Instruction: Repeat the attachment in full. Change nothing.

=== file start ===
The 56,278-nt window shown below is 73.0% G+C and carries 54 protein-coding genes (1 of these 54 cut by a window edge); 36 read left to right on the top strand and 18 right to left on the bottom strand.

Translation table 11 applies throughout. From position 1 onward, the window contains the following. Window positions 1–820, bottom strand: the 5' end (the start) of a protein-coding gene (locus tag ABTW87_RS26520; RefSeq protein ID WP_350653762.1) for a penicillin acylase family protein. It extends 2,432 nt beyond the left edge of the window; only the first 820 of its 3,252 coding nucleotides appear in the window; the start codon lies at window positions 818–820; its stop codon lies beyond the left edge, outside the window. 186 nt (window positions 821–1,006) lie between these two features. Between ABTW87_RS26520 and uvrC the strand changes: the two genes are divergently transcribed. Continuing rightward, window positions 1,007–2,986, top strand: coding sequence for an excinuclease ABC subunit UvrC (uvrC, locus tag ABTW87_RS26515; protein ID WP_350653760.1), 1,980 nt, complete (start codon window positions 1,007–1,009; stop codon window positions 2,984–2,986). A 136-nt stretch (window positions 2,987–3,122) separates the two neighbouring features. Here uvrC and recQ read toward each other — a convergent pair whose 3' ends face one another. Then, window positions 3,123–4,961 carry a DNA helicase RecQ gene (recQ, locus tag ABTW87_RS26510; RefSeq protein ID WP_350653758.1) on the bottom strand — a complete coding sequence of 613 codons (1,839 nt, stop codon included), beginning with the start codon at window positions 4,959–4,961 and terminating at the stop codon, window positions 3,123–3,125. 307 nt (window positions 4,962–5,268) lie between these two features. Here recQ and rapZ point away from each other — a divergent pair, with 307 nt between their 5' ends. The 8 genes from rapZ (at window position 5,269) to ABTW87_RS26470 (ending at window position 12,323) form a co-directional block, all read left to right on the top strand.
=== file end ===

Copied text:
The 56,278-nt window shown below is 73.0% G+C and carries 54 protein-coding genes (1 of these 54 cut by a window edge); 36 read left to right on the top strand and 18 right to left on the bottom strand.

Translation table 11 applies throughout. From position 1 onward, the window contains the following. Window positions 1–820, bottom strand: the 5' end (the start) of a protein-coding gene (locus tag ABTW87_RS26520; RefSeq protein ID WP_350653762.1) for a penicillin acylase family protein. It extends 2,432 nt beyond the left edge of the window; only the first 820 of its 3,252 coding nucleotides appear in the window; the start codon lies at window positions 818–820; its stop codon lies beyond the left edge, outside the window. 186 nt (window positions 821–1,006) lie between these two features. Between ABTW87_RS26520 and uvrC the strand changes: the two genes are divergently transcribed. Continuing rightward, window positions 1,007–2,986, top strand: coding sequence for an excinuclease ABC subunit UvrC (uvrC, locus tag ABTW87_RS26515; protein ID WP_350653760.1), 1,980 nt, complete (start codon window positions 1,007–1,009; stop codon window positions 2,984–2,986). A 136-nt stretch (window positions 2,987–3,122) separates the two neighbouring features. Here uvrC and recQ read toward each other — a convergent pair whose 3' ends face one another. Then, window positions 3,123–4,961 carry a DNA helicase RecQ gene (recQ, locus tag ABTW87_RS26510; RefSeq protein ID WP_350653758.1) on the bottom strand — a complete coding sequence of 613 codons (1,839 nt, stop codon included), beginning with the start codon at window positions 4,959–4,961 and terminating at the stop codon, window positions 3,123–3,125. 307 nt (window positions 4,962–5,268) lie between these two features. Here recQ and rapZ point away from each other — a divergent pair, with 307 nt between their 5' ends. The 8 genes from rapZ (at window position 5,269) to ABTW87_RS26470 (ending at window position 12,323) form a co-directional block, all read left to right on the top strand.